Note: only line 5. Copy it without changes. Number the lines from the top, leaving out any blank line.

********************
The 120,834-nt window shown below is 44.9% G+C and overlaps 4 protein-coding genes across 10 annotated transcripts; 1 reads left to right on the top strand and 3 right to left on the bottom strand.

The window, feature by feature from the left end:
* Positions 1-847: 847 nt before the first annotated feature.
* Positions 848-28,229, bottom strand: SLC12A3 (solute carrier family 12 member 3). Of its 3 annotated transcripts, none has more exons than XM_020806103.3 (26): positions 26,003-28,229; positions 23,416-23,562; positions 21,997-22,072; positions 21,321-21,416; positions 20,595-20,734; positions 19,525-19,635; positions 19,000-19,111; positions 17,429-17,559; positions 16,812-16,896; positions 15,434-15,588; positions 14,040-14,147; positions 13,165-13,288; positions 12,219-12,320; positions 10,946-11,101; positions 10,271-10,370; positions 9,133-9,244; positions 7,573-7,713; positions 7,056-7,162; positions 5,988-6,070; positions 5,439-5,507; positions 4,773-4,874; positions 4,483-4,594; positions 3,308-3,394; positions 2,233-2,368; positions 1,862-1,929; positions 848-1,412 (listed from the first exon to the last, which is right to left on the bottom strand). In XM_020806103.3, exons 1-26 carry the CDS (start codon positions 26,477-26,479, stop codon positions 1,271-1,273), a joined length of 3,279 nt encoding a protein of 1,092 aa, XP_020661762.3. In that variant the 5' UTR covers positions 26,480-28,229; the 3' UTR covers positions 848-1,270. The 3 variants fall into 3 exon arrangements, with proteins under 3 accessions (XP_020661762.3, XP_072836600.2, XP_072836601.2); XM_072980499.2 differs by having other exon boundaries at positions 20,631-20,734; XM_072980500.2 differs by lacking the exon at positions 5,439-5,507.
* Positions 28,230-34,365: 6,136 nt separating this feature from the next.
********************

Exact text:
* Positions 28,230-34,365: 6,136 nt separating this feature from the next.